We experienced some storms last week, and while we didn’t have a lot of damage from the winds and rain, my husband and I lost our internet connection over the weekend.  No wireless internet meant no Facebook, no WordPress, no e-mail, and no cash register at our little shop downstairs.  We had to do every transaction by hand until we could rig up something so our smart phone could accept cards; no new chip cards, no Apple Pay or PayPal.  And while our phone could begin to accept limited credit payments, it could not provide any printed receipts, nor could it do double duty– we either had a phone or a point-of-sale device, but not both!

It was an inconvenience, but not a disaster.  I thought about thousands of people who are stuck in the aftermath of hurricanes, tornadoes, floods, earthquakes, and blizzards who have no electricity, no phone lines, no cell service, no roads, no water or sewer lines–cut off from common necessities and basic communication.  Suddenly, an emergency becomes even more tragic because of the isolation, and the inability to ask for help or to hear any message of hope.  (Of course, my husband would like me to put in a short plug here about the advantages of amateur radio– the radios can run on battery power and still connect over hundreds of miles!)

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Isolation is an earthly concept.  God is eternally Triune.  He created us for relationship; from the very beginning, he declared that it is not good for “man” to be alone (Genesis 2:18)  God instituted marriage, and families, and communities so that we would stay connected, and he himself came to walk and talk with mankind in the Garden of Eden before the Fall.  It is mankind who hid from God and broke off communication– one of the effects of Sin is the desire to run away, to separate, to isolate and cut off relationships and break off contact.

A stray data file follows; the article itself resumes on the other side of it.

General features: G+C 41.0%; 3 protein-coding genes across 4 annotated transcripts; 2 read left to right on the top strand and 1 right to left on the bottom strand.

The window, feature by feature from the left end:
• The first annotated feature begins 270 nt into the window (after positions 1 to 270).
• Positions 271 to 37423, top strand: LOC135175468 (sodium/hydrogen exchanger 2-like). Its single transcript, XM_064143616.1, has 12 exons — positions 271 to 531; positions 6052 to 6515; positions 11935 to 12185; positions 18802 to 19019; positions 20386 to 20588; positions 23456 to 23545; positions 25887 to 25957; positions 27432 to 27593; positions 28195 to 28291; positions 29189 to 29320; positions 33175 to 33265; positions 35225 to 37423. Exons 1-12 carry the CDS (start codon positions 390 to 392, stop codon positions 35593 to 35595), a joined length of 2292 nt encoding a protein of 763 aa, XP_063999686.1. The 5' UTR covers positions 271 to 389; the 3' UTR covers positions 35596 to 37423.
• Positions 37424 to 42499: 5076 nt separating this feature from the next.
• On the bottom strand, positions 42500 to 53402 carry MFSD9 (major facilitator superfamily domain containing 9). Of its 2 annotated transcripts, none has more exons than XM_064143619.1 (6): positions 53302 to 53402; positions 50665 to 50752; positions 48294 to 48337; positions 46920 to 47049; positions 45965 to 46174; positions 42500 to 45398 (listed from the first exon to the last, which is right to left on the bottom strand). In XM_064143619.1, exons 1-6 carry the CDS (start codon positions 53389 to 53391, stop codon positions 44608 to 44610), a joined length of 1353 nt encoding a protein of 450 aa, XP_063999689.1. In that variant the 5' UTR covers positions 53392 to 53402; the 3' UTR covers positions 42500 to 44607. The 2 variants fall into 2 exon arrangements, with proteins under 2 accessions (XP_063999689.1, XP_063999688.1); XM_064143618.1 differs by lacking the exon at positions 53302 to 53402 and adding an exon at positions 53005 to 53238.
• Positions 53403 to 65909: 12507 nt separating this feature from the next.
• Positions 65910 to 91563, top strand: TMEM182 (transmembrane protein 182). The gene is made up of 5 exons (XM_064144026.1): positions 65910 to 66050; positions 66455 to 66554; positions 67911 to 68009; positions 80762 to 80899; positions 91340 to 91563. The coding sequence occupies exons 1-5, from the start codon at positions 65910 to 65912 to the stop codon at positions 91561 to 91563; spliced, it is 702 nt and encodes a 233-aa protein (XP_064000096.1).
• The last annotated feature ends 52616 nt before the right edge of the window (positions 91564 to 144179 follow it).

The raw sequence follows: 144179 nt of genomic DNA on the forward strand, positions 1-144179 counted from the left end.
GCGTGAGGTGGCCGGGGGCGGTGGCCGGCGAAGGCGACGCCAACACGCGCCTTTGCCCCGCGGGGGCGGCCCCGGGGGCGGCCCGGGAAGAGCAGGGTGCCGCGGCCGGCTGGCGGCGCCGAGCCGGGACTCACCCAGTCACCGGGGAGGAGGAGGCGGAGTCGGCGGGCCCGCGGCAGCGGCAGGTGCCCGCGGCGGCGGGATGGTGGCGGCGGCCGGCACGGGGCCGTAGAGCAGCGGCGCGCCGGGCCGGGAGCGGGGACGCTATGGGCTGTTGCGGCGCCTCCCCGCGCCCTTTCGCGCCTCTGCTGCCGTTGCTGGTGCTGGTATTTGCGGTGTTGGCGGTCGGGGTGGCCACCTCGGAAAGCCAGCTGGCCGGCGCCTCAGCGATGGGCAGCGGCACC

That is one reason that prayer is so basic; so essential.  It is a lifeline to the one who loves us best, who knows what we need, and has the power to hear us, to help us, to lift us up wherever we may be, whatever our circumstances.

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But sometimes, even when we want to talk to God, it seems impossible to speak or feel like he hears us.  Sometimes, we are the ones who can’t come up with words, or can’t settle our minds to seek his face.  Sometimes, we pour out our hearts and wait in silence for an answer.   Why should it be that just when we need it most, prayer seems the hardest?

I wish I had a pithy, perfect answer.  I don’t know.  I have a few incomplete thoughts, though:

  • what comes easily has less value to us.  Cheap and pointless conversation doesn’t make us work hard, but it also leaves us empty and unsatisfied.  Crying out to God is hard–it humbles us, it strips us bare and uncovers all our pretenses and subterfuge.  The true depth of our need is ripped out of us like a tumor, and it hurts, but it is a healing hurt.  Waiting in silence can cause us to become restless and to doubt, but it also can cause us to listen more attentively– we strain to hear the answer; we stop the white noise of busyness and half-hearted hand-wringing, and listen with our whole being.  And the smallest whisper– that still, small voice– has the power of the first rain after a long drought.  We are revitalized and our strength renewed as never before.